Reform the People: Changing Attitudes Towards Popular Education in Early Twentieth-Century China

Reform the People: Changing Attitudes Towards Popular Education in Early Twentieth-Century China

Reform the People: Changing Attitudes Towards Popular Education in Early Twentieth-Century China

Reform the People: Changing Attitudes Towards Popular Education in Early Twentieth-Century China

Excerpt

In 1900 Chinese officials and intellectuals felt a deep sense of crisis. For many of them, China's defeat at the hands of Japan in 1895 and the 'scramble for concessions' in 1897-8 seemed to portend the partition of China among the western powers. China's potential fate was compared with that of luckless Poland. In 1898 Yan Fu's translation of T.Huxley Evolution and Ethics appeared, introducing into the Chinese vocabulary terms such as 'survival of the fittest' (yousheng liebai), 'natural selection' (tian ze), and 'struggle for existence' (jing cun). Anguished cries of alarm could be heard warning of the eventual dispersal and even extinction of the Chinese race unless fundamental reforms were implemented. For a brief period in 1898 the reformers were able to gain the support of the Guangxu Emperor and a number of reform edicts were issued calling for institutional change, the promotion of industry and commerce, and the establishment of modern schools. A conservative backlash, led by the Emperor's aunt, the Empress-Dowager Cixi, quickly followed. The Guangxu Emperor was made a virtual prisoner, reformers such as Kang Youwei and Liang Qichao were forced to flee the country with prices on their heads, and the reform edicts were cancelled. The worst fears of the reformers were confirmed in 1900 when the court actively encouraged and supported the anti-foreign Boxer uprising, which led to the occupation of Beijing by the powers and yet more humiliating demands made of the Chinese government.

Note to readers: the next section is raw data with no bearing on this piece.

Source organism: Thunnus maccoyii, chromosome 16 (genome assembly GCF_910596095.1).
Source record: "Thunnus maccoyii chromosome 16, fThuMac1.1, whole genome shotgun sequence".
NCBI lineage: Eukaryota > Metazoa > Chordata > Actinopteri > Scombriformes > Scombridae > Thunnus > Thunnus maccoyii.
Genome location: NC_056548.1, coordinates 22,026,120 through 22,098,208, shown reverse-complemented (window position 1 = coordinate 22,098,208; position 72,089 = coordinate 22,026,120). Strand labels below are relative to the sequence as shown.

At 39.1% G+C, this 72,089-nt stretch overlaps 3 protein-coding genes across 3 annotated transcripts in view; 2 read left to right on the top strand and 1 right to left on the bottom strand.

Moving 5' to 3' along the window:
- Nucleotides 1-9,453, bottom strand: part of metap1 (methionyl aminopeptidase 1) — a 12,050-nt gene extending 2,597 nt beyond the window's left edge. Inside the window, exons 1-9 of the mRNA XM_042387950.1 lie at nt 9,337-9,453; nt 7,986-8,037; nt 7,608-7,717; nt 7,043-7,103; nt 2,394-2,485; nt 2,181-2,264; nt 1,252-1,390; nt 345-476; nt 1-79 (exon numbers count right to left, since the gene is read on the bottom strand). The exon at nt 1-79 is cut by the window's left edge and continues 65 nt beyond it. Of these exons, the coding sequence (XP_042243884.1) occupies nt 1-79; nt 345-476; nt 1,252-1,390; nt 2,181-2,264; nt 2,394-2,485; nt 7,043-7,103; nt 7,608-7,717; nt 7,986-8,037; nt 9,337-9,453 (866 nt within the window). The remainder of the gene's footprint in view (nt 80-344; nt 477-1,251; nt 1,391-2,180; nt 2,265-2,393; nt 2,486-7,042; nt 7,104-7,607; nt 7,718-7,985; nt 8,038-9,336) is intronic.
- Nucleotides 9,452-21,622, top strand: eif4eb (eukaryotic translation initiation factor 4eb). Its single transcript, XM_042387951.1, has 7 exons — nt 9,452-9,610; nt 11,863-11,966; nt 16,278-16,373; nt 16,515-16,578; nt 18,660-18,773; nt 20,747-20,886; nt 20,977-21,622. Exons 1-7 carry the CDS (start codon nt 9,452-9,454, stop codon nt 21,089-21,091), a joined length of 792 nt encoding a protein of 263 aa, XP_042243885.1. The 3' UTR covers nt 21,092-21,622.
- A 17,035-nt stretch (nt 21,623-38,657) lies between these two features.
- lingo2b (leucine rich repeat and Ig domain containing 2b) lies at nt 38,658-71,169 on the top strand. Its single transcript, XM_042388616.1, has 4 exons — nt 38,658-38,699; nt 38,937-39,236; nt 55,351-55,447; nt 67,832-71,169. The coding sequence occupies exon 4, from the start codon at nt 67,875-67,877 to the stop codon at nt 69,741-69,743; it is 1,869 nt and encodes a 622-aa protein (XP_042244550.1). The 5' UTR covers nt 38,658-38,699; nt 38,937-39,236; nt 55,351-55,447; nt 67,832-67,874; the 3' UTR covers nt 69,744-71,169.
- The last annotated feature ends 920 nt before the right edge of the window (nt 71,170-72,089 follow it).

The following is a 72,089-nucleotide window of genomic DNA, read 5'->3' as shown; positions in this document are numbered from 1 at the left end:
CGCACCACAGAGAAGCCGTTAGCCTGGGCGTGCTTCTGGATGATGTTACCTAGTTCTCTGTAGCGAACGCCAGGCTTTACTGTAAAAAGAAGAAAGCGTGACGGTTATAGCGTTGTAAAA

By 1901 even Cixi recognised the need for change and the court embarked on a series of reforms designed to strengthen the country and secure the position of the Qing monarchy. Constitutional reform included plans for the convening of a national assembly and the establishment of provincial and district assemblies. Military modernisation was promoted in order to create a well-equipped national army. Educational reform comprised plans to create a national hierarchical system of schools and the abolition of the traditional civil service examinations.

This latter reform, like all the others, failed to prevent the downfall of the dynasty and its replacement by a republic in 1911-12, but it did nevertheless represent a wider change in attitudes towards education that spanned the last years of the Qing dynasty and early years of the Republic, and, as such, constitutes an important element in China's modernisation process, a process defined recently as one 'by which societies have been and are being transformed under the impact of the scientific and technological revolution'. During the latter half of the nineteenth century, Chinese officials and scholars had focused on the military and technological efficiency of the West as the key factor explaining her strength. By the end of the . . .

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